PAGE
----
That delicious mid-summer smell in the middle of a rose garden? You can call that its perfume.

If you apply scented oil to your neck and wrists before leaving your house every the morning, you know what perfume is. Another kind of perfume is one that doesn't come in a bottle, like the smell of your mom's cinnamon rolls or the salty fragrance of the ocean after a storm. The earliest use of perfume in English specifically meant "the smell of something burning," and the Latin root is smoky as well: fumare means "to smoke" and per means "through."

Definitions of perfume

n a toiletry that emits and diffuses a fragrant odor

show 6 types...
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cologne, cologne water, eau de cologne
a perfumed liquid made of essential oils and alcohol
pachouli, patchouli, patchouly
a heavy perfume made from the patchouli plant
perfumes in general
a jar of mixed flower petals and spices used as perfume
rose water
perfume consisting of water scented with oil of roses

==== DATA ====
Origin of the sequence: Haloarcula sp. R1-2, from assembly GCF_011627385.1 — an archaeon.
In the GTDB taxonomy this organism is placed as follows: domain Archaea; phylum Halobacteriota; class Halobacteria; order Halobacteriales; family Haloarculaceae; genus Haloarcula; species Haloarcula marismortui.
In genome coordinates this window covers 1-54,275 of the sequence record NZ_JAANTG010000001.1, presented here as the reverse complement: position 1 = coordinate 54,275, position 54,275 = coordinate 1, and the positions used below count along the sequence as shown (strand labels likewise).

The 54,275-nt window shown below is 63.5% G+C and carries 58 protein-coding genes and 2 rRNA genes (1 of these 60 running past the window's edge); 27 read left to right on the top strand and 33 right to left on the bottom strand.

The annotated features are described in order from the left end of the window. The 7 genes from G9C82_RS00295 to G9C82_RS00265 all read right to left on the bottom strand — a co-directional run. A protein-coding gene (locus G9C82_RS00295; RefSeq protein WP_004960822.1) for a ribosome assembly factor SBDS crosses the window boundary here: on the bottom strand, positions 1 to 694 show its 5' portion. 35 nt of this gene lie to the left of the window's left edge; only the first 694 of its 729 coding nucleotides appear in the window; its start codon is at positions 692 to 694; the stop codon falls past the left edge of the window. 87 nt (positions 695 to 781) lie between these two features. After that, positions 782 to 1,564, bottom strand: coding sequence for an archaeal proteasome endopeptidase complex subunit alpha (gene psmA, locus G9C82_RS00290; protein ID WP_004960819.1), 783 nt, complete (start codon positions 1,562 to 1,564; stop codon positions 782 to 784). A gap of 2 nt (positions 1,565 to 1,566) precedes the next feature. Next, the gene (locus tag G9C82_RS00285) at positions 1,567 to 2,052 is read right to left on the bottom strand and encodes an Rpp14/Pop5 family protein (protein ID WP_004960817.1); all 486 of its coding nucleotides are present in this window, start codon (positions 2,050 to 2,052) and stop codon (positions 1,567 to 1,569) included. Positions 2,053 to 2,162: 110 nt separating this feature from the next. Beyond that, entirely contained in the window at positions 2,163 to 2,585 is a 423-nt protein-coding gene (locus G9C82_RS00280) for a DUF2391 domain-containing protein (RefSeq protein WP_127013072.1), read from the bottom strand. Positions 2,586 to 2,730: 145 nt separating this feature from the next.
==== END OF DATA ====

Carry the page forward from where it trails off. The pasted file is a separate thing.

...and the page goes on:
eau de toilette, toilet water
a perfumed liquid lighter than cologne
Type of:
toilet articles, toiletry
artifacts used in making your toilet (washing and taking care of your body)

n a distinctive odor that is pleasant

aroma, fragrance, scent
the pleasing scent produced when incense is burned
Type of:
odor, odour, olfactory perception, olfactory sensation, smell
the sensation that results when olfactory receptors in the nose are stimulated by particular chemicals in gaseous form

v apply perfume to

“She perfumes herself every day”
Type of:
groom, neaten
care for one's external appearance

v fill or impregnate with an odor

“orange blossoms perfumed the air in the garden”
aromatise, aromatize
Type of:
odorize, odourise, scent
cause to smell or be smelly

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